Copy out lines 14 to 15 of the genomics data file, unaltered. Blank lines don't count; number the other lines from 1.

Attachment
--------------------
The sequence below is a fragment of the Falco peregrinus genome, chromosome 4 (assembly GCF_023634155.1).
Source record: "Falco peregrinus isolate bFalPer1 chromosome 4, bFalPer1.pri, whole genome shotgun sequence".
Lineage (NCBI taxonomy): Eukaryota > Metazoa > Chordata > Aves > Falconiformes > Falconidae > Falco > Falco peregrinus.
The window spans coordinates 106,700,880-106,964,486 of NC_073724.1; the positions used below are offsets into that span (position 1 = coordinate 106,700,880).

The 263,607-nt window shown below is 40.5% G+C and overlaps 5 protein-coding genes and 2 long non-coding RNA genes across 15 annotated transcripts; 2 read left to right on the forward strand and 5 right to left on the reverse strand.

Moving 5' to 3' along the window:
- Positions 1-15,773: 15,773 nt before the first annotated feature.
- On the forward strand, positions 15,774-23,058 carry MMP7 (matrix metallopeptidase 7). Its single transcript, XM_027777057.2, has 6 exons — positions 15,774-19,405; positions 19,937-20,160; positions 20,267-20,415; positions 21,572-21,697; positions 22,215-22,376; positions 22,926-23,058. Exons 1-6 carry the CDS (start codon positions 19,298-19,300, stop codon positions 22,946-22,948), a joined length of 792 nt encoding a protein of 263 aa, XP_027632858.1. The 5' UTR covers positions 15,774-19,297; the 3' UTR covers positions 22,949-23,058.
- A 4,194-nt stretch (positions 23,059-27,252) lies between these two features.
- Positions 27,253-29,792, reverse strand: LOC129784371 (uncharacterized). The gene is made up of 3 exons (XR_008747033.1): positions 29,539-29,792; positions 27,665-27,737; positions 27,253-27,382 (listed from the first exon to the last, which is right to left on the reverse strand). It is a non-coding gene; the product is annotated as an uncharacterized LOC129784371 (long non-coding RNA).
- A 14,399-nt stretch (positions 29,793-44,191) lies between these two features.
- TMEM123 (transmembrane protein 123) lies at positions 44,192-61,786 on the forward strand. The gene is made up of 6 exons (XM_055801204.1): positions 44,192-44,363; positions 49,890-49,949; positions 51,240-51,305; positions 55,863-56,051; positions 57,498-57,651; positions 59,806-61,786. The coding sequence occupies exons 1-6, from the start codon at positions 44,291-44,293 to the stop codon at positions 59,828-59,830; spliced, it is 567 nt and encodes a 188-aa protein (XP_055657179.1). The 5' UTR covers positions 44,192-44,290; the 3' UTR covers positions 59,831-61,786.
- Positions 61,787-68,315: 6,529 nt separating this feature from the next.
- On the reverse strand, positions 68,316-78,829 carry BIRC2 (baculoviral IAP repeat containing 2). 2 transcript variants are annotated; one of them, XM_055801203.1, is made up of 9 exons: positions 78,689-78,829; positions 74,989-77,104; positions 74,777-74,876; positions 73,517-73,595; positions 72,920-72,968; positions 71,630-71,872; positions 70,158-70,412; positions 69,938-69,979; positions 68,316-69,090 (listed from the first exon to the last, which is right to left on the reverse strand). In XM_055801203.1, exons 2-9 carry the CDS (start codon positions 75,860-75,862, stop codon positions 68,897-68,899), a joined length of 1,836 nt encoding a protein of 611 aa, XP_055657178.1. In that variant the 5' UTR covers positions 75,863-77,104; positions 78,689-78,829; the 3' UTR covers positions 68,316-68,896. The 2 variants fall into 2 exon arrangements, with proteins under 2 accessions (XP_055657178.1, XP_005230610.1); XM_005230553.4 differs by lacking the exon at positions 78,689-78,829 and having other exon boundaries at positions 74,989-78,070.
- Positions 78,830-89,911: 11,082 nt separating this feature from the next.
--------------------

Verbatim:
- On the reverse strand, positions 68,316-78,829 carry BIRC2 (baculoviral IAP repeat containing 2). 2 transcript variants are annotated; one of them, XM_055801203.1, is made up of 9 exons: positions 78,689-78,829; positions 74,989-77,104; positions 74,777-74,876; positions 73,517-73,595; positions 72,920-72,968; positions 71,630-71,872; positions 70,158-70,412; positions 69,938-69,979; positions 68,316-69,090 (listed from the first exon to the last, which is right to left on the reverse strand). In XM_055801203.1, exons 2-9 carry the CDS (start codon positions 75,860-75,862, stop codon positions 68,897-68,899), a joined length of 1,836 nt encoding a protein of 611 aa, XP_055657178.1. In that variant the 5' UTR covers positions 75,863-77,104; positions 78,689-78,829; the 3' UTR covers positions 68,316-68,896. The 2 variants fall into 2 exon arrangements, with proteins under 2 accessions (XP_055657178.1, XP_005230610.1); XM_005230553.4 differs by lacking the exon at positions 78,689-78,829 and having other exon boundaries at positions 74,989-78,070.
- Positions 78,830-89,911: 11,082 nt separating this feature from the next.